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Personal information exposed in job résumés (CVs)
It concerns me that job applicants put down rich personal detail about their lives, addresses, education, etc., and then email it to people they do not know and with whom they may have no more than the briefest of contacts. A very great deal of trust is being placed in job agencies and potential employers. Fraudsters could easily set themselves up as a job agency, create pretend job vacancies, and harvest a lot of valuable personal information from innocent applicants. The information can easily be copied and passed on in any way the recipient likes. Has any attention been paid to this issue? Are there ways to reduce the risk? For example, rather than send one's résumé as a Word document, which is easy to modify, is there any advantage in converting it to a pdf file first, to make it slightly more difficult to falsify? Can the information be set to self-delete after a certain date? Would encrypting it be relevant? Is it wiser to send out hard copies only, by snail mail? And what about offering résumés with reduced personal details on first contact, and offering to send fuller details at a later stage? UBJ 43X (talk) 11:10, 14 December 2010 (UTC)
- There is no advantage gained by enforcing format (i.e. pdf), but there is an advantage to enforcing verifiable digital signing, which is readily applicable to any format. Most email programs support signing, and an attached resume or cv would be signed along with the email, in situ. — Preceding unsigned comment added by 18.104.22.168 (talk) 23:44, 3 November 2011 (UTC)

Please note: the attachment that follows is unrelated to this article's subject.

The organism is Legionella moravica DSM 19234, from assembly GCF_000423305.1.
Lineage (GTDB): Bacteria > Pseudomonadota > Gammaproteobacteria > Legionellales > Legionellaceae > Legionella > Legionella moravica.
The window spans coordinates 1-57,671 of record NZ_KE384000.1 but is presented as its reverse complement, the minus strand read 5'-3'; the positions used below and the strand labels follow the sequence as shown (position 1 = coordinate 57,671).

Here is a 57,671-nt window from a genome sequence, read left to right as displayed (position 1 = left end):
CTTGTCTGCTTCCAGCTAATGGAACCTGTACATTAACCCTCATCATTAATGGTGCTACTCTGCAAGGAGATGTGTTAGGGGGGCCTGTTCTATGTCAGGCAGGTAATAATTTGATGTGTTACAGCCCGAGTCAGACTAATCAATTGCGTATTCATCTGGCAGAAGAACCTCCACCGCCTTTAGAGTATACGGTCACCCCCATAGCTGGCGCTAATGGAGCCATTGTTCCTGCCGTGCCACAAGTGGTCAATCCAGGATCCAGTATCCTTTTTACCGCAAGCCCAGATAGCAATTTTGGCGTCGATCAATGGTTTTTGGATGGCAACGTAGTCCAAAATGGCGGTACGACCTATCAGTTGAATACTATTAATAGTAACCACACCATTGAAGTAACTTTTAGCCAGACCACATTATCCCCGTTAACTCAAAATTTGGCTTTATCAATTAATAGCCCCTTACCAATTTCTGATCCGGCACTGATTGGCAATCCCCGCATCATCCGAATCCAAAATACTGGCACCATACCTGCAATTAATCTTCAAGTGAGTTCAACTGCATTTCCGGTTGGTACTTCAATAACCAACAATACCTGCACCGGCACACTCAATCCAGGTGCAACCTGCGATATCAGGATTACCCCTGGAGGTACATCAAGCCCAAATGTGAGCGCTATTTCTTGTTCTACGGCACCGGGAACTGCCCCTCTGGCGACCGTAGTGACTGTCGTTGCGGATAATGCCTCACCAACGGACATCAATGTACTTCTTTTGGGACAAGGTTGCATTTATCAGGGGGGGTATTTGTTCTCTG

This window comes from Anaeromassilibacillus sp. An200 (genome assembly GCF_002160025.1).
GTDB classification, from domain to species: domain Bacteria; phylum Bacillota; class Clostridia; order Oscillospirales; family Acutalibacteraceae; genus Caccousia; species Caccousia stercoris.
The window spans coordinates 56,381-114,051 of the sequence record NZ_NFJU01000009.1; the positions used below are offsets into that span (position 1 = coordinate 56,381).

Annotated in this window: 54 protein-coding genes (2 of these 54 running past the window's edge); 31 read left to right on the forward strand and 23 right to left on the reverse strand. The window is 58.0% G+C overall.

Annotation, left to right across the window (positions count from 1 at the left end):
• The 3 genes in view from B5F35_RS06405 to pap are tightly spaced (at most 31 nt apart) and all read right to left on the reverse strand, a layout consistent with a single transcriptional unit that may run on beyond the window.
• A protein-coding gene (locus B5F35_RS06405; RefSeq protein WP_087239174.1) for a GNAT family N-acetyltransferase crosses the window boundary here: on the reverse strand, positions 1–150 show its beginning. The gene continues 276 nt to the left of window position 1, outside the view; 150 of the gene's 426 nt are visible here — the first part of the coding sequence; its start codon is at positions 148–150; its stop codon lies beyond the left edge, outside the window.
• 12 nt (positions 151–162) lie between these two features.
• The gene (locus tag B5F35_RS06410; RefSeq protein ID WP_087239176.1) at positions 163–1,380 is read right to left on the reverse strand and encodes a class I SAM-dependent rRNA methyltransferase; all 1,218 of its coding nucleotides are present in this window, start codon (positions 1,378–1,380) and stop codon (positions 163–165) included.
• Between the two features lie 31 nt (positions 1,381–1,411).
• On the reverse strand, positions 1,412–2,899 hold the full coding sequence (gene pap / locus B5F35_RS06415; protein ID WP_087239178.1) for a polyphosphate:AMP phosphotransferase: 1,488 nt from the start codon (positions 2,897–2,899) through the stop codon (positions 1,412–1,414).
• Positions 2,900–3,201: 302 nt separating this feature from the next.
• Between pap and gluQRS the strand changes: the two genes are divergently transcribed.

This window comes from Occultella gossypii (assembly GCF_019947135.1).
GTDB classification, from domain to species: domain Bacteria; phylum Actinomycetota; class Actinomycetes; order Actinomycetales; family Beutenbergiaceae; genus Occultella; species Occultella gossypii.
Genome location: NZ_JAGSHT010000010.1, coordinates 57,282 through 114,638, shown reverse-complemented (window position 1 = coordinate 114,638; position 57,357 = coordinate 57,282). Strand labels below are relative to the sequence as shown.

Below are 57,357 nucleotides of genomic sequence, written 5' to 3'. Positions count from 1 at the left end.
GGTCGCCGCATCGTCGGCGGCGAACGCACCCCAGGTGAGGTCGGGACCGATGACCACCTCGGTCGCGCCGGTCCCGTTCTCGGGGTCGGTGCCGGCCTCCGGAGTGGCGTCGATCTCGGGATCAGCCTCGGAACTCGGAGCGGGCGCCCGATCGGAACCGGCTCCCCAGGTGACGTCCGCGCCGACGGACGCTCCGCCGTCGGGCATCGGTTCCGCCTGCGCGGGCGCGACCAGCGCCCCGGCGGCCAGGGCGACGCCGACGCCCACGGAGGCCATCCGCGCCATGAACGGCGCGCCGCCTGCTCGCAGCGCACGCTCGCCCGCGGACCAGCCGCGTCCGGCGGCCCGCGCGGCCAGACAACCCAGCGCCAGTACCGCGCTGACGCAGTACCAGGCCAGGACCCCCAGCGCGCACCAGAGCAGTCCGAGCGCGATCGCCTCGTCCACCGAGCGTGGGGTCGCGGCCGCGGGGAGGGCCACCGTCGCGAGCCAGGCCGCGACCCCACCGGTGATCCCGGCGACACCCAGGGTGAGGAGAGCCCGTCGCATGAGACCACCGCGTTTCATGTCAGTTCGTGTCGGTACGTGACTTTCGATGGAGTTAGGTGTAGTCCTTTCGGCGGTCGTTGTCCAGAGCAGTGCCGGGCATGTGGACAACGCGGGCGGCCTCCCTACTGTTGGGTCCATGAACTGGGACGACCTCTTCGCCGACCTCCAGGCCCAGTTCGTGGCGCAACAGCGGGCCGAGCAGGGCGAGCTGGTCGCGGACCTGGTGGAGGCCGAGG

Criminal or civil?
Article states, "... these violations may be grounds for criminal prosecution for civil damages." I always thought a criminal prosecution and a civil action for damages were different. 22.214.171.124 (talk) 21:52, 1 April 2011 (UTC)
I suggest adding a section or note about time fraud. This is where an employee arrives late, or leaves early, and records a different time in their time sheet; or does not keep a time sheet at all (where they are required to).
This type of fraud is rampant in certain types of jobs; many of the 'sayings' about certain types of 'service' are true.
The cost to the organisation can be significant. It is possible to salami slice 30 minutes a day which over a few years can result in months of time lost to the organisation.
On a related note, regarding time, perhaps a footnote or reference could be added about claiming oncall (overtime / restriction) allowance.. where the actions stated have not occurred or had no business reason. For example "I came in at 2am on Sunday to fix x" where problem x either doesn't exist or could have waited until Monday to fix. Rampant behaviour in work places that set minimum payment hours for on call over time payments. — Preceding unsigned comment added by 126.96.36.199 (talk) 02:42, 5 October 2011 (UTC)